Statistical package for social sciences (SPSS) version 12.0 software was used in the statistical analysis and variables differences were considered significant at P < 0.05. One–way analysis of variance (ANOVA) was used to test the differences between treatments during the experiment.
Results
As shown in Figure 1, there were differences in the final mean weight gain among the treatment groups. Fish in treatment 4 (T4), with 0.48kg quail manure showed the best (P<0.05) growth performance (Figure 1), with the final average body weight of 47.55g. Slow and inconsistent growth was however, observed in treatments 5 (T5).


Figure 1 Mean body weight of T. rendalli reared in experimental tanks for 14 weeks


Growth trends of
Tilapia rendallisupplied with different rate of quail manure are shown in Figure 1. The significant (P<0.05) growth of fish was influenced by the Quail manure application rates at all water temperature. All the treatments showed fast and constant growth during the onset of the experimental period except T5, which had the highest amount of quail manure. Furthermore, after the third week, a pronounced difference in growth rate of fish was observed between the treatment groups and this difference was significant (ANOVA, P<0.05) (Figure 1). However, T1 (control), recorded steady and constant growth throughout the experimental period.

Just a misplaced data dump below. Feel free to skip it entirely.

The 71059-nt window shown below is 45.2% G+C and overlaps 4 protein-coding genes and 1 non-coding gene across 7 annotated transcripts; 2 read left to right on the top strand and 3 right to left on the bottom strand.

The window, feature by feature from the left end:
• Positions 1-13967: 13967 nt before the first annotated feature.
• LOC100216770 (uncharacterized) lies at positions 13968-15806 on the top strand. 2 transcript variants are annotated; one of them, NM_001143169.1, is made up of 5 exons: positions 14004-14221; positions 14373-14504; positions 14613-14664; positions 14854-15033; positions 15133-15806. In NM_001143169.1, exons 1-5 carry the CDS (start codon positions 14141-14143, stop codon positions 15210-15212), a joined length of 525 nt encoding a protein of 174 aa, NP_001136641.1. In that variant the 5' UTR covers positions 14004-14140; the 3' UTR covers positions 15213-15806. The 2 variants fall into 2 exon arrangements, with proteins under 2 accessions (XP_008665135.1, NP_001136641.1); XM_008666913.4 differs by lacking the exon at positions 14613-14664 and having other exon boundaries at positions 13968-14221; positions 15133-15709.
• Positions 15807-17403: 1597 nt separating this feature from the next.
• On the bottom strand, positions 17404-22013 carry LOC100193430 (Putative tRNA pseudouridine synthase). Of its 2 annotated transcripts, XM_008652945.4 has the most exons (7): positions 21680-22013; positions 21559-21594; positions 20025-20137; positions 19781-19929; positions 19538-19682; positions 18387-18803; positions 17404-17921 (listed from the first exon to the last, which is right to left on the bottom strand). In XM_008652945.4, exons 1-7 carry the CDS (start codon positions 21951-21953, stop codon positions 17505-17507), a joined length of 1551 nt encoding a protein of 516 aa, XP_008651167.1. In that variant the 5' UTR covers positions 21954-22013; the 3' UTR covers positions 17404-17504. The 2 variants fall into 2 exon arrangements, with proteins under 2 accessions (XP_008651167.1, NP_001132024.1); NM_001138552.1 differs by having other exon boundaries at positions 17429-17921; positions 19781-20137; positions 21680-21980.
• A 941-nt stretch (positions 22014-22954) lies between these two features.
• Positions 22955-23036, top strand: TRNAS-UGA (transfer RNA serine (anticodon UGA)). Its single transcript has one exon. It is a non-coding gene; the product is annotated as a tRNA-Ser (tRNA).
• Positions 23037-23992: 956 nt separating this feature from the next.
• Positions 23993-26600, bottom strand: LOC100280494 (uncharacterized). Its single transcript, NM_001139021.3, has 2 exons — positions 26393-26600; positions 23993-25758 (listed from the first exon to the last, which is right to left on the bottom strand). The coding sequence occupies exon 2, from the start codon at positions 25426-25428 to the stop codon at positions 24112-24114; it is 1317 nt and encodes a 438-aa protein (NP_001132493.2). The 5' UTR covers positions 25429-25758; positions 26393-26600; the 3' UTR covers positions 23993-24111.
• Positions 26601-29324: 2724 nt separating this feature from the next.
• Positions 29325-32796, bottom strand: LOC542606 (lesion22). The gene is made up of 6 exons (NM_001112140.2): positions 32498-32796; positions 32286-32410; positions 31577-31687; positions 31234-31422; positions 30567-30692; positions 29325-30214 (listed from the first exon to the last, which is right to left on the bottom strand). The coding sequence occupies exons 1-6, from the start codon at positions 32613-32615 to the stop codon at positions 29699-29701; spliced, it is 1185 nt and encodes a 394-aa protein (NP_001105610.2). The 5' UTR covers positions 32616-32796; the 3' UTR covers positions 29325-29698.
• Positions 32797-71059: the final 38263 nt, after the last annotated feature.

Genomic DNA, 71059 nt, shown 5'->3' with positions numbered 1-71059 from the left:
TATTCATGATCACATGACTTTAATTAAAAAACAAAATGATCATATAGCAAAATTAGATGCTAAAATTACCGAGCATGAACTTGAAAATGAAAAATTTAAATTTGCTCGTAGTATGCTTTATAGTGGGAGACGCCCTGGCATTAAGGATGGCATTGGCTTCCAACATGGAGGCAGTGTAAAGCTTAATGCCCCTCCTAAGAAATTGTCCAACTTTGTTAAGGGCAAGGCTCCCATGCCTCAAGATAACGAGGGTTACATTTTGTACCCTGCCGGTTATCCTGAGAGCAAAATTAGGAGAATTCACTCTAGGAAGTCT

Meanwhile, Table 1 shows the mean final body weight of fish that varied from 26.23g to 47.55g with highly significant differences between treatments (p<0.05).


Table 1 Growth performance of T. rendalli raised under fertilized ponds for 14 weeks


The study showed that Treatments 5 (T5) and 4 (T4) were significantly different from each other while others were not. Final total length ranged from
111mm± 2.29mm to 140.1mm± 2.29mm respectively. Survival rate in all treatments was very high, with the lowest being above 60% (Table 1). The key water quality parameters such as pH, DO, Temperature and Ammonia were not significantly different among the treatment groups (ANOVA, P > 0.05, Table 2).


Table 2 Water quality parameters during 14 weeks experimental period (Mean ±SE)


The
average water temperature was 22.44 °C, while pH varied between 7.30±0.12 and 7.81±0.16 across all the treatments. The minimum and maximum DO concentration varied between 5.98±0.33mg L-1 and 6.13±0.36 mg L-1 across all treatments, respectively. The unionized ammonia varied between 0.0057 mg L-1 and 0.0354 mg L-1.
Discussion